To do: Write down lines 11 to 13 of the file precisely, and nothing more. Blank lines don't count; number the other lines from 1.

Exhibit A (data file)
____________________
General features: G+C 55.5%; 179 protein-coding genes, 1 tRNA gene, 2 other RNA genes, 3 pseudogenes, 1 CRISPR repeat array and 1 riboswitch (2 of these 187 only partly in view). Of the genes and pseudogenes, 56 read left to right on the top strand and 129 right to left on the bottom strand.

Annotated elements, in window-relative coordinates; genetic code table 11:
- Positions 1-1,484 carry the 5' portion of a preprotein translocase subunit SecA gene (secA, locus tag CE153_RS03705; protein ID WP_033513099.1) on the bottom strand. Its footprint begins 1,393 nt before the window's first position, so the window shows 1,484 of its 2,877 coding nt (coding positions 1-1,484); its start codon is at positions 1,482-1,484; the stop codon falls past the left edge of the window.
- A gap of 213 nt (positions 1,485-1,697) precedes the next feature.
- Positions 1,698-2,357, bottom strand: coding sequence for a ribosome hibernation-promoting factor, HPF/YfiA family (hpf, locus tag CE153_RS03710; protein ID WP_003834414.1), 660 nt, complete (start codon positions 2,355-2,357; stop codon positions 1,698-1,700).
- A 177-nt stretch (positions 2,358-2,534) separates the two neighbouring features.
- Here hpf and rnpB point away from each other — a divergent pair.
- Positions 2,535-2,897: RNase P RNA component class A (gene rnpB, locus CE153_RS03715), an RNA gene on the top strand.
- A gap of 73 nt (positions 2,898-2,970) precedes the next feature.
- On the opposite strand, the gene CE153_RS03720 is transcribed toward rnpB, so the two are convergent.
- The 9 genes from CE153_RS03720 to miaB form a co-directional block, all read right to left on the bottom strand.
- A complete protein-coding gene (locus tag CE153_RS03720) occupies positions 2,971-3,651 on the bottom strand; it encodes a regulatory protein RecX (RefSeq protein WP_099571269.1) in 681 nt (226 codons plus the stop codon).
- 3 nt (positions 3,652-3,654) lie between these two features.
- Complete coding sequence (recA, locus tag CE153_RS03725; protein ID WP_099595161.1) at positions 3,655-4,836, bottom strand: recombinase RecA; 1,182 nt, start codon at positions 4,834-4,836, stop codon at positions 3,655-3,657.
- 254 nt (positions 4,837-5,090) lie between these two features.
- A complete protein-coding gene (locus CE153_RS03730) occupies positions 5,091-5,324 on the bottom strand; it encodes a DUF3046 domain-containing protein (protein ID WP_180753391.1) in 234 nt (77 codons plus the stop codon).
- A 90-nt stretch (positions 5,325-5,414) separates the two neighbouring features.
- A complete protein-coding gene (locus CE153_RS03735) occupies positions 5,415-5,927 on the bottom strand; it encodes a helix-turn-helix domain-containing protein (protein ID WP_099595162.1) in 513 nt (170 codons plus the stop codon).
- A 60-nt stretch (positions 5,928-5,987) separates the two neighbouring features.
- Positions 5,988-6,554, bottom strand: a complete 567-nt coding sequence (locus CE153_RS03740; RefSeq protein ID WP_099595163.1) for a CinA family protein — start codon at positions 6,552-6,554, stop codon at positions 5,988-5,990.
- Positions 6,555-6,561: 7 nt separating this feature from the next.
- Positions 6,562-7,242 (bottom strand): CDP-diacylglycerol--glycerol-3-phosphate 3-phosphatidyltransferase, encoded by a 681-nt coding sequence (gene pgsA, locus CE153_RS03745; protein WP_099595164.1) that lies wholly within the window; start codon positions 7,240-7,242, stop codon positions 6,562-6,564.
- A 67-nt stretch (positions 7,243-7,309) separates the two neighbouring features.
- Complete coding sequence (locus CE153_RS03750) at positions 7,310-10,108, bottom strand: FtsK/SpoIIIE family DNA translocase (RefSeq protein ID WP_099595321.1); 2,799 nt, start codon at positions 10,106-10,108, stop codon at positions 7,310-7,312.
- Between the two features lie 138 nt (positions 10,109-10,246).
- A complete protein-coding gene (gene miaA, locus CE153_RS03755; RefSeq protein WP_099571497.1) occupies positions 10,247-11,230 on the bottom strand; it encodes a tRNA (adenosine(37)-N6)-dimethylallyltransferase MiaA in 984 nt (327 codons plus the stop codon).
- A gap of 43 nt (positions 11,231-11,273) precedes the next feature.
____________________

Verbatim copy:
- The 9 genes from CE153_RS03720 to miaB form a co-directional block, all read right to left on the bottom strand.
- A complete protein-coding gene (locus tag CE153_RS03720) occupies positions 2,971-3,651 on the bottom strand; it encodes a regulatory protein RecX (RefSeq protein WP_099571269.1) in 681 nt (226 codons plus the stop codon).
- 3 nt (positions 3,652-3,654) lie between these two features.